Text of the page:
Tobold's Blog
Tuesday, August 21, 2012
The Favorites of Selune campaign - Level 2 - Session 6

Compared to computer games, pen & paper roleplaying games have better and more roleplaying. Nevertheless most systems, and especially the fantasy RPG systems, always had strong elements of hack'n'slash, going into dungeons to kill monsters. In my D&D campaign in the previous session the party entered a mini-dungeon with the purpose of killing a skeletal mage named Yisarn, and fought through two battles with goblins. In this session they faced Yisarn, resulting in a rather epic "boss fight". That was a lot of fun and exciting, but didn't give rise to much roleplaying.

The group started out with an extended rest outside the dungeon, which recovered their daily powers but lost them any possible element of surprise. After that they faced the first pre-fight tactical decision: There were two doors leading from where they were, not far from each other and in the same direction. They didn't know whether those led into the same room or different rooms, so they decided to barricade one of them with a table, and standing ready to attack behind the other. Which was pretty much exactly the sort of attack Yisarn had prepared his defenses against.

They opened the door and saw a large room, with in fact both doors leading into it. Besides the skeletal mage Yisarn there were two skeleton guards, and a giant spider in a huge web. The players got in some shots against the mage, but then things started to go downhill: The first person trying to enter the room triggered a spiked pit trap, which he managed to not fall into, but it stopped them from advancing into close combat range. So the players were still bundled up nicely at the door when the spider shot them with an area attack web, which blinded and immobilized several players, while Yisarn was shooting ice darts at them which slowed them down.

This set the theme for the battle, which was one of reverse crowd control: Instead of players using crowd control on monsters, the enemies used crowd control on the players with good success. The fighter ran over to the other door, removed the barricade, and promptly fell into a second spiked pit. He climbed out into the large room and got into a fight with the skeletons, with the ranger helping with arrows from the other side of the pit. The other players took a while to get out of the spider's web, especially the warlord who failed several saving throws in a row. It was lucky that the player of the ranger was still on holiday, and the player of the warlord controlled the ranger, because otherwise that would have been a rather boring session for the warlord player. This is one of the reasons why I don't use crowd control on players frequently, although it was appropriate for this particular battle.

The wizard of the party managed to chase Yisarn around with a summoned flaming sphere to good effect. The other players one after the other managed to overcome webs and pits to join the fight in the room. But the fight was tight: The group used up all their healing potions, two players were bleeding to death (one of them twice), and one of them got saved only at the last moment. I didn't fudge any dice or use and deus ex machina devices; I didn't even keep track of player hitpoints, so the party might well have lost a character or two in the fight. But they managed to kill Yisarn, got all of their healing out, and then the fight turned their way. I think they'll remember this fight for some time, it was really interesting. It could have gone better for them, but while they had a lot of good tactical ideas, those ideas weren't always well coordinated, with different players pursuing different tactical approaches.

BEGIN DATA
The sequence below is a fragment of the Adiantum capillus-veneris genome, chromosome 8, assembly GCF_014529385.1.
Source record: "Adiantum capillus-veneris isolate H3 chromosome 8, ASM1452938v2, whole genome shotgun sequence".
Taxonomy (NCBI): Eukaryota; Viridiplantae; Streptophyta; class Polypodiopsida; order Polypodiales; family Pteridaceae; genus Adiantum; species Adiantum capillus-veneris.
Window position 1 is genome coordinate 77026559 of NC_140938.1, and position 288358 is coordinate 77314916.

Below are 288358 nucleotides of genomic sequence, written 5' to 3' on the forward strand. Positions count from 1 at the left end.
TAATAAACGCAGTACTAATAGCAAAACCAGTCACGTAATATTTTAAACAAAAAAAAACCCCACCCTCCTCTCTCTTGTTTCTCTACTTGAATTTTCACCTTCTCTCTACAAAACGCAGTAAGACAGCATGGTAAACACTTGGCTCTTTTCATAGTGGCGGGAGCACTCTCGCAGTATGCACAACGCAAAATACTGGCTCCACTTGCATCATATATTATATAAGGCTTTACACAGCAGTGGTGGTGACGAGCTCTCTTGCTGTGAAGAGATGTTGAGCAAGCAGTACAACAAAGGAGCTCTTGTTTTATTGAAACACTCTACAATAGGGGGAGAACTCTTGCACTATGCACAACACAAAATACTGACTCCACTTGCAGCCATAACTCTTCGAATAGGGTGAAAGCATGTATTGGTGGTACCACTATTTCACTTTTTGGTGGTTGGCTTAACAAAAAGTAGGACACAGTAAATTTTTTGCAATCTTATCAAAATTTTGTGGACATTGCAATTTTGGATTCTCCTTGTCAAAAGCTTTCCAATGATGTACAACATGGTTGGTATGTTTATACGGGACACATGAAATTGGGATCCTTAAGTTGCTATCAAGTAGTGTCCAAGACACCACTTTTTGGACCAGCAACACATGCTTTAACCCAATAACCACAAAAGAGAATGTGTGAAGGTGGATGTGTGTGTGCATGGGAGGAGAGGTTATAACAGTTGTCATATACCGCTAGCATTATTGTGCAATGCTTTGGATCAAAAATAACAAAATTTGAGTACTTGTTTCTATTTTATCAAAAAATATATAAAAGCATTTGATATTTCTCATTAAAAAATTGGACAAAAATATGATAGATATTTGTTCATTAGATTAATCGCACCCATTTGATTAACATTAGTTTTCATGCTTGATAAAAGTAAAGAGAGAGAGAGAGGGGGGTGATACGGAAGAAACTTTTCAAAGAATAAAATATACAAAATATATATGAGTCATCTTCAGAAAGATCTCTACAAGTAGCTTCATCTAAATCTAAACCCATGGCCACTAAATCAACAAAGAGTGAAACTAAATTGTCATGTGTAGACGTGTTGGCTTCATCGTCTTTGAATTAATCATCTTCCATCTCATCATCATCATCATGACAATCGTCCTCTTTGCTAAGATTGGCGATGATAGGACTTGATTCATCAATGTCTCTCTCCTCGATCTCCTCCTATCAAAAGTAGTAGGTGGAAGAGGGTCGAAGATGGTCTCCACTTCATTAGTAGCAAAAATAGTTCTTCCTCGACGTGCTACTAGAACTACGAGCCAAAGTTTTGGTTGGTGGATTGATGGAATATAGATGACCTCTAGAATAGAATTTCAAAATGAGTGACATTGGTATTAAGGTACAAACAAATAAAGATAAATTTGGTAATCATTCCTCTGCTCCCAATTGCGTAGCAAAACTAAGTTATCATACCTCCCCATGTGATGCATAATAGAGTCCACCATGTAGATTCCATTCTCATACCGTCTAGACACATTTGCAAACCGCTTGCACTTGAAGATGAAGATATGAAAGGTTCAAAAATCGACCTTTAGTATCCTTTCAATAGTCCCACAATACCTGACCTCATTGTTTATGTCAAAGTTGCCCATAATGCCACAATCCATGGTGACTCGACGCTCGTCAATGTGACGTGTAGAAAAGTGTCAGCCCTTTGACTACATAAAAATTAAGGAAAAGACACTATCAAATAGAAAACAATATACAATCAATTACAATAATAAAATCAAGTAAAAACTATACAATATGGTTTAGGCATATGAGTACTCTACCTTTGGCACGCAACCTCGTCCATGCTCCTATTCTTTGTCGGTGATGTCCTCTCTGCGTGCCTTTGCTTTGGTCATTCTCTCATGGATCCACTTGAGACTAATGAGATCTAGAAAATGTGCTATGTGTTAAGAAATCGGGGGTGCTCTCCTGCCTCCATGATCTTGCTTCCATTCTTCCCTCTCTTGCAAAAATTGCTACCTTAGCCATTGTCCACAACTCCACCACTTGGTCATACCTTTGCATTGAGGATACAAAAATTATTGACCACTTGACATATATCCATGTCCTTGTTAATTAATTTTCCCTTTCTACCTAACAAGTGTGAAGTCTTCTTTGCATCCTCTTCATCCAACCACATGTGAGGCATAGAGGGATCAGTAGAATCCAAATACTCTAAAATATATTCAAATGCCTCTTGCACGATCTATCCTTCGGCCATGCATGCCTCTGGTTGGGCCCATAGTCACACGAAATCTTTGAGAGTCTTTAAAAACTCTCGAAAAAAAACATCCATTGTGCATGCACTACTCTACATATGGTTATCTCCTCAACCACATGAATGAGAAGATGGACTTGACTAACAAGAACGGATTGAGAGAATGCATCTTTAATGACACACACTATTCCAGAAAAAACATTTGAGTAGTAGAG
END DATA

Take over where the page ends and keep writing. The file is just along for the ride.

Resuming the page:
With this epic fight the players reached level 3. I find 6 sessions per level to be a good progression speed, seeing how we only play every other week. The group also found some treasures: Yisarn was using an orb implement to cast his spells, which the party wizard now has. And among gold and gems the group also found a sealed lead box marked with a rune for danger. After some hesitation they opened the box and found the powerful magic holy symbol of the missing cleric of Selune, who had apparently perished against Yisarn.

Having fulfilled their task for the woodsinger elves, the players returned to the elves' camp and persuaded them to send 60 archers to help the rebellion against the Iron Circle. While they "trained to level up" (the concept doesn't officially exist in 4E) in the elves' camp, a messenger from the rebels in Albridge reached them with news: Their strategy of drawing the Iron Circle out of their keep in Harken had worked. The Iron Circle was gathering all its troops to march against the rebels in Albridge. Now the players will have to lead the rebels into battle against the Iron Circle, hopefully defeating them soundly enough to be afterwards able to mop up the rest of them in their keep. But that will be for another session.

You really need to assemble all of your D&D posts into a guidebook.
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